Management of Localized Prostate Cancer: Data at Last
Mortality was similar with active monitoring, prostatectomy, or radiotherapy during 10 years of follow-up.
Determining a management strategy for men with low-risk, clinically localized prostate cancer identified by prostate-specific antigen (PSA) testing remains a challenge given the paucity of data. To compare three initial approaches for such patients, U.K. investigators randomized 1643 men (median age, 62 years) with localized disease (median PSA, 4.6 ng/mL) to active monitoring (regular PSA testing and curative or palliative intervention with progression), radical prostatectomy, or radiotherapy (3–6 months of androgen-deprivation therapy and 74 Gy).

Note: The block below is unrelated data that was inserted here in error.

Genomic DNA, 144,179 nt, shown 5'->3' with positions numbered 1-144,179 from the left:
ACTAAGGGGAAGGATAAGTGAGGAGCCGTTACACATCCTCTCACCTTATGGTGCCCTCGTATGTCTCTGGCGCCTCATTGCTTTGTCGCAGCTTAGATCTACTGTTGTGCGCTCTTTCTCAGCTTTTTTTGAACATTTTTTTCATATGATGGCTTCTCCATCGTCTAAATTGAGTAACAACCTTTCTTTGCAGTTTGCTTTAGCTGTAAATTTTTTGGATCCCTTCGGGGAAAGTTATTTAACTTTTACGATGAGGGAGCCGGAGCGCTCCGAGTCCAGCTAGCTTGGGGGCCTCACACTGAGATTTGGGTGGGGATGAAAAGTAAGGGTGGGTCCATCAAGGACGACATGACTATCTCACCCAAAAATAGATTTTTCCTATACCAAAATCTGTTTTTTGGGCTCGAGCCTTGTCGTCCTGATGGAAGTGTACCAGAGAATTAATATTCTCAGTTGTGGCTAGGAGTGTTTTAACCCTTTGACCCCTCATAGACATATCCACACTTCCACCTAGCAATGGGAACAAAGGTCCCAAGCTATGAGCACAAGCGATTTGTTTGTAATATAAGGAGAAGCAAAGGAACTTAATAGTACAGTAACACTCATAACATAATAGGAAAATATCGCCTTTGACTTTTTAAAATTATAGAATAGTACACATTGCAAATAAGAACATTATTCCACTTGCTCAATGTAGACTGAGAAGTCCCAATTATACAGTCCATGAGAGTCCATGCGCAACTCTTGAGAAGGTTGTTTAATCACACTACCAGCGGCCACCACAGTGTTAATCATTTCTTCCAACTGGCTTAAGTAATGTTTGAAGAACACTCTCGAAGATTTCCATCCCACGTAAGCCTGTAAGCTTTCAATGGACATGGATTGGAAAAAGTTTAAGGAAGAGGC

Of these patients, 76% had clinical stage-T1c disease, and 77% had tumors with a Gleason score of 6. More than 70% of patients received the specified management within 9 months of randomization. Of the 545 men who received active monitoring, 53% ultimately underwent radiotherapy or surgery.
At a median 10 years of follow-up, prostate-specific mortality (the primary outcome) was similar with each strategy: 8 patients died with active monitoring, 5 died with prostatectomy, and 4 died with radiotherapy. The rate of metastasis was higher with active monitoring than with local therapy (P=0.004). The investigators estimated that to avoid having one patient develop metastatic disease, 27 would need to undergo prostatectomy, and 33 would need to receive radiotherapy.